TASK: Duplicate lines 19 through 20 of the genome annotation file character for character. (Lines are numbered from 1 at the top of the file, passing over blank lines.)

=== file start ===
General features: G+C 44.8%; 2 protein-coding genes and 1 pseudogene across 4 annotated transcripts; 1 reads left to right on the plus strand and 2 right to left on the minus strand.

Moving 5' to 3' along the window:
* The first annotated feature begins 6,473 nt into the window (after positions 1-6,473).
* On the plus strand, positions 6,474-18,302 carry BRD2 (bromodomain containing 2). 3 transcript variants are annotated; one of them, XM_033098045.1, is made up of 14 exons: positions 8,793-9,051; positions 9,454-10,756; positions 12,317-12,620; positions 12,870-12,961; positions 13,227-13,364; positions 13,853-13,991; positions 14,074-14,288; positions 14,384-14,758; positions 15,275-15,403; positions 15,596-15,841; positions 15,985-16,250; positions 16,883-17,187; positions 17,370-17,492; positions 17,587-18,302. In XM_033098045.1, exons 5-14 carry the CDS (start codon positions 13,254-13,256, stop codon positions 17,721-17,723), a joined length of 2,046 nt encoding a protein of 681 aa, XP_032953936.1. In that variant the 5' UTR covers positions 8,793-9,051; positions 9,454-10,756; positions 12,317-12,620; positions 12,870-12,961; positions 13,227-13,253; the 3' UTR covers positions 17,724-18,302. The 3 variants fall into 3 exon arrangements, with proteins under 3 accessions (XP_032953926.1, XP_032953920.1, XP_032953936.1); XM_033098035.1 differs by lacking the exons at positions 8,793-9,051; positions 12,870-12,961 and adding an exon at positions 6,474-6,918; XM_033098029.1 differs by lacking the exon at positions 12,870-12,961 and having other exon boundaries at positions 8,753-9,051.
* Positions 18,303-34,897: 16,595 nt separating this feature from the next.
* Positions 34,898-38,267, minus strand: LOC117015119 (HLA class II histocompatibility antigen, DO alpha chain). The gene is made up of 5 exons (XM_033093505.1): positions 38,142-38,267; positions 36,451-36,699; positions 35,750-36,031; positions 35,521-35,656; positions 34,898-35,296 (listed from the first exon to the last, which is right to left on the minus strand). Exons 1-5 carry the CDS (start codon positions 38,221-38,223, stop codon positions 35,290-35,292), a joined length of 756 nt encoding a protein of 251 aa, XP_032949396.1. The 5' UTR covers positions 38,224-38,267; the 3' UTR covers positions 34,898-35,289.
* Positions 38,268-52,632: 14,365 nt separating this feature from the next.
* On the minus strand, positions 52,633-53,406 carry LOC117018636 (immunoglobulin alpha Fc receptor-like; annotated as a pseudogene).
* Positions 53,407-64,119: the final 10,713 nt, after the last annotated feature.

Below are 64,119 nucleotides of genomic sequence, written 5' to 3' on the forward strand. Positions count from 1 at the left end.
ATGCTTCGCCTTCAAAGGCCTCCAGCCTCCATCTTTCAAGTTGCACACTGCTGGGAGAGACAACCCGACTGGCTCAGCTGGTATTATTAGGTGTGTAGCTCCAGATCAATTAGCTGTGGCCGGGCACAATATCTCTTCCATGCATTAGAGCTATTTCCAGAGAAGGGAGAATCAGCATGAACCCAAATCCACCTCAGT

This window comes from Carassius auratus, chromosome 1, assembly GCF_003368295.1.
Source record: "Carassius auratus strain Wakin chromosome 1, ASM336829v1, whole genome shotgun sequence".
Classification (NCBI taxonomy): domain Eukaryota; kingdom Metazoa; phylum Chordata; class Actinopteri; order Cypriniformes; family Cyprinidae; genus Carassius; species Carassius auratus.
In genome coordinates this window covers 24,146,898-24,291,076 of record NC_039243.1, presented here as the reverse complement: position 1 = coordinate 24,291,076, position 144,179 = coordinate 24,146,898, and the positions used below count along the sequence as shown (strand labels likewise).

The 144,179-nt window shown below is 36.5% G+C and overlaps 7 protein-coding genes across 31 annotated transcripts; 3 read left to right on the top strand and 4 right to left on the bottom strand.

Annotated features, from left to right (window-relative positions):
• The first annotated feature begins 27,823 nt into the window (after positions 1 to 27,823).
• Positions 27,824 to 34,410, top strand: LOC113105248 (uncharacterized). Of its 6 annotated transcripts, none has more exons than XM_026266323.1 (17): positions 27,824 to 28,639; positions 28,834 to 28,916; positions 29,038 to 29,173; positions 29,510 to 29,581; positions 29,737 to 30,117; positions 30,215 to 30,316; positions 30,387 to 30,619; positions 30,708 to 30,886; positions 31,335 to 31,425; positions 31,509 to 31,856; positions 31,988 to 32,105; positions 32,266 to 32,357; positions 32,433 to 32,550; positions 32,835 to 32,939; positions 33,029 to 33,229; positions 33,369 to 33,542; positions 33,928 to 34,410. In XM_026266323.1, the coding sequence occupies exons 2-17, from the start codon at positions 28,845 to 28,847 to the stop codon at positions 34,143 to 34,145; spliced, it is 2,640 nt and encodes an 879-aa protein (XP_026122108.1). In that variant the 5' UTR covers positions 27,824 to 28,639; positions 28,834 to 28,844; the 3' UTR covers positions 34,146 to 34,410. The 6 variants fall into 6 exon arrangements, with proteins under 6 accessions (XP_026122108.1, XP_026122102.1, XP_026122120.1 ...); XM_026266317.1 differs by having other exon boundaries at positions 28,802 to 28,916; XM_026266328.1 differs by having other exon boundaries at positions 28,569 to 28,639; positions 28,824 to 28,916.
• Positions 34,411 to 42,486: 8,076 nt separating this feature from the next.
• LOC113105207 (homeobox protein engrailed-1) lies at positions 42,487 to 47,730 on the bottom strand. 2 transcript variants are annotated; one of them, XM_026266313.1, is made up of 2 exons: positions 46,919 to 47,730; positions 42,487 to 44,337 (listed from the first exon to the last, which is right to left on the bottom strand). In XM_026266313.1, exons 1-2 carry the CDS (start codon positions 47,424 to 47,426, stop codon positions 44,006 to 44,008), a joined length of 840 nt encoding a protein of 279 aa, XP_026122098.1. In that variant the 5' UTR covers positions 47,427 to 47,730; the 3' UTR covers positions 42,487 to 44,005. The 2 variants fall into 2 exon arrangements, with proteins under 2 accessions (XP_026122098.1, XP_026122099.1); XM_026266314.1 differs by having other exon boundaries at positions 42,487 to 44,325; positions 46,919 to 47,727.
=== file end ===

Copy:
• Positions 27,824 to 34,410, top strand: LOC113105248 (uncharacterized). Of its 6 annotated transcripts, none has more exons than XM_026266323.1 (17): positions 27,824 to 28,639; positions 28,834 to 28,916; positions 29,038 to 29,173; positions 29,510 to 29,581; positions 29,737 to 30,117; positions 30,215 to 30,316; positions 30,387 to 30,619; positions 30,708 to 30,886; positions 31,335 to 31,425; positions 31,509 to 31,856; positions 31,988 to 32,105; positions 32,266 to 32,357; positions 32,433 to 32,550; positions 32,835 to 32,939; positions 33,029 to 33,229; positions 33,369 to 33,542; positions 33,928 to 34,410. In XM_026266323.1, the coding sequence occupies exons 2-17, from the start codon at positions 28,845 to 28,847 to the stop codon at positions 34,143 to 34,145; spliced, it is 2,640 nt and encodes an 879-aa protein (XP_026122108.1). In that variant the 5' UTR covers positions 27,824 to 28,639; positions 28,834 to 28,844; the 3' UTR covers positions 34,146 to 34,410. The 6 variants fall into 6 exon arrangements, with proteins under 6 accessions (XP_026122108.1, XP_026122102.1, XP_026122120.1 ...); XM_026266317.1 differs by having other exon boundaries at positions 28,802 to 28,916; XM_026266328.1 differs by having other exon boundaries at positions 28,569 to 28,639; positions 28,824 to 28,916.
• Positions 34,411 to 42,486: 8,076 nt separating this feature from the next.